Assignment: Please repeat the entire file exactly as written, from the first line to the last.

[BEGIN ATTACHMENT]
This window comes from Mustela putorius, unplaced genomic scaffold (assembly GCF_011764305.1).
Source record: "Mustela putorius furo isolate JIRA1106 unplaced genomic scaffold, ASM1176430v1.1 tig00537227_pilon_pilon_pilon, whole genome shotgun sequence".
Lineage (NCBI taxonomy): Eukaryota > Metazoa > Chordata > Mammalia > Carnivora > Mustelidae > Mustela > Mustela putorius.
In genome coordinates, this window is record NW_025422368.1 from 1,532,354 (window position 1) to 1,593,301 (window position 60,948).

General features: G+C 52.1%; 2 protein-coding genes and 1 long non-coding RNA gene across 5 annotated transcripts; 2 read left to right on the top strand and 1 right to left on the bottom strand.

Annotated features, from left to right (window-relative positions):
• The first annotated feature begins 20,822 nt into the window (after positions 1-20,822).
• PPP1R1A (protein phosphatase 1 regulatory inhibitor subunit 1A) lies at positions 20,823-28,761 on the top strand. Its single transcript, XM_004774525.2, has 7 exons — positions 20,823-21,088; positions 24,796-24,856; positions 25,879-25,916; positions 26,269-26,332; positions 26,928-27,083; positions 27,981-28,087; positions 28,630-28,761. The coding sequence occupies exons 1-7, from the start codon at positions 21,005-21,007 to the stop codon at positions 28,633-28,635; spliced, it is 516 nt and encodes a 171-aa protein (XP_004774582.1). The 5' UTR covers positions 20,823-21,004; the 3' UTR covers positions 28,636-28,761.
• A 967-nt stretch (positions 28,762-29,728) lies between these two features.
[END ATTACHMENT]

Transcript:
This window comes from Mustela putorius, unplaced genomic scaffold (assembly GCF_011764305.1).
Source record: "Mustela putorius furo isolate JIRA1106 unplaced genomic scaffold, ASM1176430v1.1 tig00537227_pilon_pilon_pilon, whole genome shotgun sequence".
Lineage (NCBI taxonomy): Eukaryota > Metazoa > Chordata > Mammalia > Carnivora > Mustelidae > Mustela > Mustela putorius.
In genome coordinates, this window is record NW_025422368.1 from 1,532,354 (window position 1) to 1,593,301 (window position 60,948).

General features: G+C 52.1%; 2 protein-coding genes and 1 long non-coding RNA gene across 5 annotated transcripts; 2 read left to right on the top strand and 1 right to left on the bottom strand.

Annotated features, from left to right (window-relative positions):
• The first annotated feature begins 20,822 nt into the window (after positions 1-20,822).
• PPP1R1A (protein phosphatase 1 regulatory inhibitor subunit 1A) lies at positions 20,823-28,761 on the top strand. Its single transcript, XM_004774525.2, has 7 exons — positions 20,823-21,088; positions 24,796-24,856; positions 25,879-25,916; positions 26,269-26,332; positions 26,928-27,083; positions 27,981-28,087; positions 28,630-28,761. The coding sequence occupies exons 1-7, from the start codon at positions 21,005-21,007 to the stop codon at positions 28,633-28,635; spliced, it is 516 nt and encodes a 171-aa protein (XP_004774582.1). The 5' UTR covers positions 20,823-21,004; the 3' UTR covers positions 28,636-28,761.
• A 967-nt stretch (positions 28,762-29,728) lies between these two features.